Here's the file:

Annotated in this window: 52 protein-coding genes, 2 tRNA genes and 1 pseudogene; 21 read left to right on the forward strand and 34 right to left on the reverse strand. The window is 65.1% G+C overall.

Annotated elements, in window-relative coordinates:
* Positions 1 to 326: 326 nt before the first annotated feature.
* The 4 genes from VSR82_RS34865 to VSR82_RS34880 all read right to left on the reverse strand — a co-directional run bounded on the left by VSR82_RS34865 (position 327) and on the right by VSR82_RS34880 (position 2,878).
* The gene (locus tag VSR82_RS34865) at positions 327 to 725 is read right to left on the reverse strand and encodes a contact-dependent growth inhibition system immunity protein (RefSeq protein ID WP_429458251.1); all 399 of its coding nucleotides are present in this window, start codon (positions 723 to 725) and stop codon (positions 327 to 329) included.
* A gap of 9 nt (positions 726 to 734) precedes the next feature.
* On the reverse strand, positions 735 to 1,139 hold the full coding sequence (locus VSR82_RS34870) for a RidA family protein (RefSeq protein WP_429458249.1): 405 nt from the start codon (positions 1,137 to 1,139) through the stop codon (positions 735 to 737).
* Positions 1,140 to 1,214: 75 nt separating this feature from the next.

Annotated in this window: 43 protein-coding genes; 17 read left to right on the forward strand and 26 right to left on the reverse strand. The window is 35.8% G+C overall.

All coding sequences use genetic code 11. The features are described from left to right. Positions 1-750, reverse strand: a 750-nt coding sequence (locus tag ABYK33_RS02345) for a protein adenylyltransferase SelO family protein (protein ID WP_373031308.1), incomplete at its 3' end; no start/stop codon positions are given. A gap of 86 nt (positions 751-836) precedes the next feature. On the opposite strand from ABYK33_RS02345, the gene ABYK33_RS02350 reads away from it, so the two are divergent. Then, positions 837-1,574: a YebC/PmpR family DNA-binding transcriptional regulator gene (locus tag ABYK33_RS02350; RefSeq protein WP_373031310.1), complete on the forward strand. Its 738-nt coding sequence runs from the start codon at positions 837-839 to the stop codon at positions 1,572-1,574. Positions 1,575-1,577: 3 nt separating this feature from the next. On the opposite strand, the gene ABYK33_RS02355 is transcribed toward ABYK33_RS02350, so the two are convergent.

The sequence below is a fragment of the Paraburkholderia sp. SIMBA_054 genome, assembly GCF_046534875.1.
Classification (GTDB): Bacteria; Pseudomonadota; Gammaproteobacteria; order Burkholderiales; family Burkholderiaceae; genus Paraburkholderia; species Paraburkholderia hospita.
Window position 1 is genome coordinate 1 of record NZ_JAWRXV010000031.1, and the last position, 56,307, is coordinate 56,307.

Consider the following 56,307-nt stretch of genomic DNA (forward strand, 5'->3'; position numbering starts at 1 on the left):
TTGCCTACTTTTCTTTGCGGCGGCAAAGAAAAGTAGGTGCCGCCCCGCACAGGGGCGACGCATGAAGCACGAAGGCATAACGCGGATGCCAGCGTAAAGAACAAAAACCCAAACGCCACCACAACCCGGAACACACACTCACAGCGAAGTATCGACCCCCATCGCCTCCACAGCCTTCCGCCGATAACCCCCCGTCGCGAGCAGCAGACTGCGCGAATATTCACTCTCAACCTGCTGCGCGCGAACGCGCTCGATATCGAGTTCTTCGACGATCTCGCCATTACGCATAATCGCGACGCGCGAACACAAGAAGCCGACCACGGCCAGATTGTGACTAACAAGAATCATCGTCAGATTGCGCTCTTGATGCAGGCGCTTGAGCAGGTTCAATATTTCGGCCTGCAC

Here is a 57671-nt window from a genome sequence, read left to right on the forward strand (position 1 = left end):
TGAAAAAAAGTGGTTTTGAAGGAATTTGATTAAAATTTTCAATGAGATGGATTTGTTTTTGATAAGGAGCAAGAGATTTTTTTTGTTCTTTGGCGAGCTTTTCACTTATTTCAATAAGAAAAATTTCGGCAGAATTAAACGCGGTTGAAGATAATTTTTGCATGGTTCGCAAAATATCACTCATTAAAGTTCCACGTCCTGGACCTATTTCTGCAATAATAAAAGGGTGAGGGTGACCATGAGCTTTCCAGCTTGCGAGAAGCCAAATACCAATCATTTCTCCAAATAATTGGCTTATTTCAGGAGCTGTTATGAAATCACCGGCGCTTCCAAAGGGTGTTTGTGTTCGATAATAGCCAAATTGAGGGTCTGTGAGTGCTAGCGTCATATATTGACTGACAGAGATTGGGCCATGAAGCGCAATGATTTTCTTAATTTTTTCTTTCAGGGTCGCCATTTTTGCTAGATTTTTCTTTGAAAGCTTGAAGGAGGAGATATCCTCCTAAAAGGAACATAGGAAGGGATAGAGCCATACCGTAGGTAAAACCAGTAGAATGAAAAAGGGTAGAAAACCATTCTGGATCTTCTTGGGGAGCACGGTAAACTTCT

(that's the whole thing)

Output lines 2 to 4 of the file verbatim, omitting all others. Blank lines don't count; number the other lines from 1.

Annotated elements, in window-relative coordinates:
* Positions 1 to 326: 326 nt before the first annotated feature.
* The 4 genes from VSR82_RS34865 to VSR82_RS34880 all read right to left on the reverse strand — a co-directional run bounded on the left by VSR82_RS34865 (position 327) and on the right by VSR82_RS34880 (position 2,878).